For new readers: This year we took in two foreign exchange students, known here as China (16, boy) and Denmark (16, girl), making our home the U.N. for ten months. Our youngest son, Little Man (15), represents the U.S. Our middle son, Middle Man (19, soph. in college) attended high school in Canada and so represents Canada. Our eldest daughter, Principessa (22, a Sr in college) spent 1.5 yrs in Israel, so represents her spiritual home, Israel, at the U.N. As head of this multi-National group, and the writer of this blog, I am the Secretary General. I try my best to rule with a fair and steady hand and to find humor whenever possible. There’s plenty of it… but some days, well…
Relationships within the U.N. have continued to develop in positive ways over the five weeks since Denmark and China joined the assembly. Initially, all countries strived for (overly) positive interactions, though the Secretary General (a title I am claiming, here and now) believes that initial efforts were unrealistically zealous. All sides have now settled to more sustainable interactions. Early on, Denmark and China were careful not to upset the U.S., clearly aware that he had sovereign domain in the hearts of the Secretary General and Hubby. While eager to build positive connections to the leadership, Denmark and China were savvy in their efforts to not push the U.S. out of this dominant role. Wise strategy in the long run, as U.S. has clearly forged positive new ties with both nations and is happy to share the parental wealth. Now, all sides are able to manage reasonable disagreements, maintain humor most times and call “shotgun” for the car, without the need for arbitration.
China suggested that using less electronics might be a positive step toward nurturing other creative enterprises. He shared that when he was young, and China (the actual country) was “not as wealthy,” his family did not have a computer at home. He and his friends would play a simple game using a hoop and stick. “I was very happy then,” he wistfully lamented. The Secretary General and US practiced diplomacy and said nothing. We are aware that this is a fairly antiquated game, that was played during the birth of our nation, now only <–in Amish communities. Thus, proving that China (nation) is not in fact ahead in everything.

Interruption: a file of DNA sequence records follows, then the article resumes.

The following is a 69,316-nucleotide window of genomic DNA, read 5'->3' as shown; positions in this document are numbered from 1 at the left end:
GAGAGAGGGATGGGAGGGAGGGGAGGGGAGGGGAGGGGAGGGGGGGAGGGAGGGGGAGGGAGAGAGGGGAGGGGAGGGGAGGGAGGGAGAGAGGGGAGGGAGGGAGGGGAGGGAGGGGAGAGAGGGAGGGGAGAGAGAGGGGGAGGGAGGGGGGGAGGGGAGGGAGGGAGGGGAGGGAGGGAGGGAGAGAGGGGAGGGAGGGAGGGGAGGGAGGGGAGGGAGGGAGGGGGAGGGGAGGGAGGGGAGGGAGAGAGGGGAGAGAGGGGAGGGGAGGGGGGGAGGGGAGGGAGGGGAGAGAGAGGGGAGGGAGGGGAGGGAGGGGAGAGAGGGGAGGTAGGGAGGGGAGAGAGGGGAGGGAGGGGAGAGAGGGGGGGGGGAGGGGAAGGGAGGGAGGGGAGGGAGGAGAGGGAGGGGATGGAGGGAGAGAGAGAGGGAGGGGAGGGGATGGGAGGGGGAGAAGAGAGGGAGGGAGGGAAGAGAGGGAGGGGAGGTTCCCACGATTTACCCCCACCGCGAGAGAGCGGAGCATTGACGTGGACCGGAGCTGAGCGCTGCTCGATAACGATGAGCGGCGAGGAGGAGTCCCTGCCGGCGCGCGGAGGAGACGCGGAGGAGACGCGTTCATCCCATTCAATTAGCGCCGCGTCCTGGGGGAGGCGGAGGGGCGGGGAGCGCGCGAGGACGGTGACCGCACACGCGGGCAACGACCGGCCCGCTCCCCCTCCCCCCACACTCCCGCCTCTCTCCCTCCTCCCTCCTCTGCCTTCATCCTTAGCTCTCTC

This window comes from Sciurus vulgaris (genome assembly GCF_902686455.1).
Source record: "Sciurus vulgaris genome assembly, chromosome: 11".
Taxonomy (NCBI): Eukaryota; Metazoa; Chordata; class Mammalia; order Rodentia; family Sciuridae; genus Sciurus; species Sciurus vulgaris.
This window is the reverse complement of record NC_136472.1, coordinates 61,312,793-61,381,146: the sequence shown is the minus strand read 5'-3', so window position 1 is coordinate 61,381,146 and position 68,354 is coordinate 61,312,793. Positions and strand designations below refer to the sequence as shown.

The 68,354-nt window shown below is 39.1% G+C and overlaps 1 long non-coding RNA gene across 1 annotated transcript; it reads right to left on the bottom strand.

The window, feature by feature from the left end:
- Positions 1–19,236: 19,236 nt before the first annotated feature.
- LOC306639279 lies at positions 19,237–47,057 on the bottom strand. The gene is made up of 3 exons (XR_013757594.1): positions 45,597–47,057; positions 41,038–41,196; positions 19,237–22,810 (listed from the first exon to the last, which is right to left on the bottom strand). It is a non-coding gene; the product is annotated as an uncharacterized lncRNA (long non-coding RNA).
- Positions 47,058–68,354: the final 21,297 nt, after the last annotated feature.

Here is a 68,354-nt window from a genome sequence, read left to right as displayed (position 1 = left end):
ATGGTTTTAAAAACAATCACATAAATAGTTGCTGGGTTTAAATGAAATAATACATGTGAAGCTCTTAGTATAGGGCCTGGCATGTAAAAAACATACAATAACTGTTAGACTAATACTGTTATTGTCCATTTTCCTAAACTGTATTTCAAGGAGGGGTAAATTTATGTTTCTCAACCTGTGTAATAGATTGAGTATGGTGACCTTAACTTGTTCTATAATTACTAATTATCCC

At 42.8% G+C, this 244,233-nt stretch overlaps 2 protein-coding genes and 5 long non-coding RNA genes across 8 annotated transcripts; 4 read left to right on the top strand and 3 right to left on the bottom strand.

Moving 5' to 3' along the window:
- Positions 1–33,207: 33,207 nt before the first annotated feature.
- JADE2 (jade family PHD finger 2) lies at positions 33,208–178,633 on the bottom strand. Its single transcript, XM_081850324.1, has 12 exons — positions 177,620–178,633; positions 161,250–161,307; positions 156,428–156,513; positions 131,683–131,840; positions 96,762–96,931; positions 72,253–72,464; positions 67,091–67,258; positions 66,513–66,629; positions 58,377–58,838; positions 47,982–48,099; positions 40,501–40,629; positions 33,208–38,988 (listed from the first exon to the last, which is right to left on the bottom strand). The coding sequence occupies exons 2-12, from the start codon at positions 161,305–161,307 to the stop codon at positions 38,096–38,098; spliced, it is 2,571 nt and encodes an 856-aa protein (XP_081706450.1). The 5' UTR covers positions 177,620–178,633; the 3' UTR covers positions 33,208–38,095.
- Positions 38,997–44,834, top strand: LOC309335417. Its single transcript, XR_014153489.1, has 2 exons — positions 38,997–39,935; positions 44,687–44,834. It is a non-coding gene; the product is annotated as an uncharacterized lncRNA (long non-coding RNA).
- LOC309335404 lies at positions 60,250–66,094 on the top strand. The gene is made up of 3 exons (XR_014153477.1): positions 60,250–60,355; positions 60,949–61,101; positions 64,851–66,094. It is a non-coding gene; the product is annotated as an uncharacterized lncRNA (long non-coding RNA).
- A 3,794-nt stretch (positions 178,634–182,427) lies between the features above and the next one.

China removed several games from his laptop and has been trying to spend less time on line. U.S. is strongly opposed to such actions and believes China is not stable.
Denmark asked if she could join other exchange students, in another town (about 40 minutes from here) for their post-Homecoming activities. “They are getting a limo and will go out after the dance. They invited me to come too!” Secretary Gen.: “After the dance? What are their plans? That would be quite late at night.” Denmark (deer in the headlights expression): “I don’t know what they will do.” Negotiations came to an abrupt halt as Secretary General vetoed all limo plans, with other nations, to unknown destinations.
China suggested a jigsaw puzzle as a family activity. Secretary Gen. had purchased a 2,000 piece World Puzzle last summer. All parties are now passionately involved in puzzle building. While Denmark started on very easy sections, then gloated, she has redeemed herself with the Kremlin. Several negotiating terms have come to light in the process: Puzzle Whore: a person who waits until others gather all the pieces, does most of the construction and then swoops in to finish what that person worked hard on. (China seems to be vying for this role). Puzzle Tyrant: someone who accuses everyone else of moving their pieces, turning pieces over or other similar nonsense. (U.S. is the front runner here). Puzzle Pig: someone who claims too many sections for themselves. (This may be the U.S. as well). Puzzle etiquette: rule #1: never, ever finish someone else’s section. Ever. Ever. Puzzle Stalker: someone who doesn’t participate, but stalks the puzzle and slips pieces in occasionally. (Hubby, the clear winner) Puzzle Queen: ahem, clear winner: Secretary General. It’s my blog.